Biden Has Failed to Keep His Most Important Promise | Opinion

As every candidate does, Joe Biden made a lot of promises on the campaign trail. While parts of his policy platform may have been uninspiring or even anathema to swing voters, he was able to win over many with a single promise: that he would be "a president who seeks not to divide, but unify." In November of 2020, Biden proclaimed that it was "time to put away the harsh rhetoric, lower the temperature, see each other again, listen to each other again."

However, through his first couple of years in office, President Biden has been anything but the unifying figure he promised to be. According to Pew Research statistics, polarization has continued to worsen during the Biden presidency. While this is certainly not all Biden's doing, he has more than done his part to widen the divide between Americans.

On Thursday, Biden gave a campaign-like speech in which he attacked his political opponents from the grounds of a national park with Marines posted behind him. He asserted that a large cohort of voters in this country "pose a clear and present danger" to our democracy and urged others to "vote vote vote" in the midterms. Biden also painted with that broad brush at a recent Democratic fundraising event, labeling "MAGA Republicans" as "semi-fascists"—whatever that means. His hyperbolic attacks will only fan the flames of polarization.

But this isn't new behavior from President Biden. Whenever the nation has most needed him to make good on his promise to unify, Biden has set out to divide.

Throughout the coronavirus pandemic, Biden repeatedly called our health crisis "a pandemic of the unvaccinated" and attempted to scare those who had foregone the shots. He predicted in 2021 that the unvaccinated would face a "winter of severe illness and death." Setting aside the fact that the data say he was wrong, is this really what "put[ting] away the harsh rhetoric" looks like?

Not only did Biden use fear tactics to turn our nation against—and to manipulate—the unvaccinated; he also sought to paint his political opponents as ruthless racists. Biden called the state of Georgia's efforts to pass election security legislation "Jim Crow 2.0."

Biden knew the Georgia voting legislature was not working to suppress the minority vote, as their new law expands weekend early voting, allows anyone to vote absentee, and even codifies drop boxes. Nevertheless, he chose to employ divisive rhetoric, exploiting old racial wounds to whip up support for his plan to overhaul state election rules at the federal level. He has continued to do the same this year, even comparing his political opponents to Jefferson Davis.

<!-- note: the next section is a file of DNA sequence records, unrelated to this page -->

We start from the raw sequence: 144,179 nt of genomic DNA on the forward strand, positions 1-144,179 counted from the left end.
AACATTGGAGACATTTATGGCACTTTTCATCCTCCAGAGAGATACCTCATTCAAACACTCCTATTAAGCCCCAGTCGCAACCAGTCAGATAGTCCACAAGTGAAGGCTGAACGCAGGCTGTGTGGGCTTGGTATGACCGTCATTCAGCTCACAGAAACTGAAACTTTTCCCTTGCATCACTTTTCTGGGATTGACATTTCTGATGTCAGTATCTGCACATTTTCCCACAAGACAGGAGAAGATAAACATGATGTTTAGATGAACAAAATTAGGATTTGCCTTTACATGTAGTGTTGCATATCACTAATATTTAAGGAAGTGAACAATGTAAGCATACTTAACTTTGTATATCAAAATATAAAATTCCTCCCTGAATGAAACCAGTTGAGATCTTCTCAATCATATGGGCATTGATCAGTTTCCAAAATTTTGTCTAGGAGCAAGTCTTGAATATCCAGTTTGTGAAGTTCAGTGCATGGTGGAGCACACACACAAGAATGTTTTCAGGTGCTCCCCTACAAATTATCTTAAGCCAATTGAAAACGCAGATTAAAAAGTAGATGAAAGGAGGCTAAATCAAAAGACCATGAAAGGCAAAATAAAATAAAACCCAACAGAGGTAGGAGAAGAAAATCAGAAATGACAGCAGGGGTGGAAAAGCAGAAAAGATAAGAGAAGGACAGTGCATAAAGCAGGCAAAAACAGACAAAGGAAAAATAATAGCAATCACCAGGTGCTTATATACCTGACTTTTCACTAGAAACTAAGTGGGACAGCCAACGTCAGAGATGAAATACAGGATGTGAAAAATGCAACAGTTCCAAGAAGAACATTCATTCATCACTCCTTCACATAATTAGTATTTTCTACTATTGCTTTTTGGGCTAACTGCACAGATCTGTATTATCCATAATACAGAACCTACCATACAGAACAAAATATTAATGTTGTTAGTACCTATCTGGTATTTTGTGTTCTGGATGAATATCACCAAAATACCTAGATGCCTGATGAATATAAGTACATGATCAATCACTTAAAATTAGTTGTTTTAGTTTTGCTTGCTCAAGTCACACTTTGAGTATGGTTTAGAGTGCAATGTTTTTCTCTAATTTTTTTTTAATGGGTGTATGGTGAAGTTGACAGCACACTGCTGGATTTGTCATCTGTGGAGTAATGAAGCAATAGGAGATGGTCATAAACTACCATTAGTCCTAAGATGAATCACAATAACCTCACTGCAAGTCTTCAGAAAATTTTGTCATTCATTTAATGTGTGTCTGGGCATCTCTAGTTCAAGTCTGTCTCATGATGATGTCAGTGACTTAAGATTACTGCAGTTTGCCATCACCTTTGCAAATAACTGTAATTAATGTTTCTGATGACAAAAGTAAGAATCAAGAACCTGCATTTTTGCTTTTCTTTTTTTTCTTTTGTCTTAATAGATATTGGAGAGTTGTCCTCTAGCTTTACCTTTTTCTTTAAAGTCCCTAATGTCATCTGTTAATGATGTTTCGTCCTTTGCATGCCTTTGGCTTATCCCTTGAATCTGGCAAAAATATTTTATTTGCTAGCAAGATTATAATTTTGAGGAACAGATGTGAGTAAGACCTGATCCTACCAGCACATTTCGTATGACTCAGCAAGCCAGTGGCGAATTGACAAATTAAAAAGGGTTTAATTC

Joe Biden Philadelphia speech
PHILADELPHIA, PENNSYLVANIA - SEPTEMBER 01: U.S. President Joe Biden delivers a primetime speech at Independence National Historical Park September 1, 2022 in Philadelphia, Pennsylvania. President Biden spoke on “the continued battle for the Soul of the Nation.” Alex Wong/Getty Images

Always seeking a scapegoat, Biden also attempted to turn Americans against businesses. In regard to gun violence, Biden declared that Congress should get rid of gun manufacturers' legal protections and open them up to liability for crimes committed with their products.

Aside from being unproductive, such a notion inexcusably guides American fury toward organizations that have nothing to do with the tragedies we've witnessed. Should car manufacturers be open to liability if drivers use their product in a malicious or lethal way? What about companies that produce knives? Of course not. These statements only serve to divide.

Then, this year, seeing Americans struggle with high gas prices, Biden blamed major oil companies, urging them to increase supply and portraying them as price gougers. It has always been absurd to blame high gas prices on oil companies, as they are no more incentivized by profits when prices are high than when prices are low. Gas prices are the result of supply and demand, and it's easy to understand oil companies' apprehension toward investing in rapidly increasing supply while Democrats continue to display hostility toward fossil fuels.

Again, Biden cares about none of this. He has sought time and time again to pit different groups of Americans against one another in hopes of increasing support for his own party.

This does not excuse the damage and polarization caused by Donald Trump and certain Republicans. But during his campaign, Biden portrayed himself as the anti-Donald Trump, a symbol of the end of brazen and frenetic governance, and of a return to civility. He promised to unify the American people. Instead, Biden has consistently opted to reduce legitimate public issues to allegedly clear questions of moral character, hoping to convince enough Americans that he's fighting for what's good and decent—never mind the lies he's told or the polarization he's caused.

By acting to deepen the divide in this country, Biden has failed to uphold the very promise that won him the presidency.

Benjamin Ayanian is a contributor for Young Voices, a PR firm and talent agency for young, pro-liberty commentators. His writings have appeared in The Wall Street Journal, Yahoo News, The American Spectator, and more. His Twitter is @BenjaminAyanian.

The views expressed in this article are the writer's own.